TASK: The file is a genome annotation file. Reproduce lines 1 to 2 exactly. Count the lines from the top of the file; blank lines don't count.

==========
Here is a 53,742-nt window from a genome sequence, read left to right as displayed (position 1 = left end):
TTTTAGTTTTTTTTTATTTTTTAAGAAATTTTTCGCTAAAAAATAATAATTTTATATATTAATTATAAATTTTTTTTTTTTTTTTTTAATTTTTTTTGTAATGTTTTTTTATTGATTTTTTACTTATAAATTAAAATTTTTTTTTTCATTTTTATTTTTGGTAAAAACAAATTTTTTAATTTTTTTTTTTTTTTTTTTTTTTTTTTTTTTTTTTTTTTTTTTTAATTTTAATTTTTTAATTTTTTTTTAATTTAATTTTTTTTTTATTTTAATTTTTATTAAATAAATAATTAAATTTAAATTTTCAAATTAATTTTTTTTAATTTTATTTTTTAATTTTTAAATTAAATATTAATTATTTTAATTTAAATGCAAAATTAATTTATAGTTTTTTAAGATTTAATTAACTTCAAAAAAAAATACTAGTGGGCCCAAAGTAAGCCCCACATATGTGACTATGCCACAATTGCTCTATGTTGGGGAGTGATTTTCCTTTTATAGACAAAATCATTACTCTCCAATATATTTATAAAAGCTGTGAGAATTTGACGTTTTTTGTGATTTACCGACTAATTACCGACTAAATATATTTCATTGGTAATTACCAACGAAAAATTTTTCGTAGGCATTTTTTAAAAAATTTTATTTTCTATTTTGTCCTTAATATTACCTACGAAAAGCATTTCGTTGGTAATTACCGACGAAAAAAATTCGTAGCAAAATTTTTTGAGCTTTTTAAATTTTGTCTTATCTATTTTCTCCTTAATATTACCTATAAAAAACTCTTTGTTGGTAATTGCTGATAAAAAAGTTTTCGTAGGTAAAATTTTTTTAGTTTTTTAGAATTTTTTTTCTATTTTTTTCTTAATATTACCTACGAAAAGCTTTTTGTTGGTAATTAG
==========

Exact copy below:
Here is a 53,742-nt window from a genome sequence, read left to right as displayed (position 1 = left end):
TTTTAGTTTTTTTTTATTTTTTAAGAAATTTTTCGCTAAAAAATAATAATTTTATATATTAATTATAAATTTTTTTTTTTTTTTTTTAATTTTTTTTGTAATGTTTTTTTATTGATTTTTTACTTATAAATTAAAATTTTTTTTTTCATTTTTATTTTTGGTAAAAACAAATTTTTTAATTTTTTTTTTTTTTTTTTTTTTTTTTTTTTTTTTTTTTTTTTTTAATTTTAATTTTTTAATTTTTTTTTAATTTAATTTTTTTTTTATTTTAATTTTTATTAAATAAATAATTAAATTTAAATTTTCAAATTAATTTTTTTTAATTTTATTTTTTAATTTTTAAATTAAATATTAATTATTTTAATTTAAATGCAAAATTAATTTATAGTTTTTTAAGATTTAATTAACTTCAAAAAAAAATACTAGTGGGCCCAAAGTAAGCCCCACATATGTGACTATGCCACAATTGCTCTATGTTGGGGAGTGATTTTCCTTTTATAGACAAAATCATTACTCTCCAATATATTTATAAAAGCTGTGAGAATTTGACGTTTTTTGTGATTTACCGACTAATTACCGACTAAATATATTTCATTGGTAATTACCAACGAAAAATTTTTCGTAGGCATTTTTTAAAAAATTTTATTTTCTATTTTGTCCTTAATATTACCTACGAAAAGCATTTCGTTGGTAATTACCGACGAAAAAAATTCGTAGCAAAATTTTTTGAGCTTTTTAAATTTTGTCTTATCTATTTTCTCCTTAATATTACCTATAAAAAACTCTTTGTTGGTAATTGCTGATAAAAAAGTTTTCGTAGGTAAAATTTTTTTAGTTTTTTAGAATTTTTTTTCTATTTTTTTCTTAATATTACCTACGAAAAGCTTTTTGTTGGTAATTAG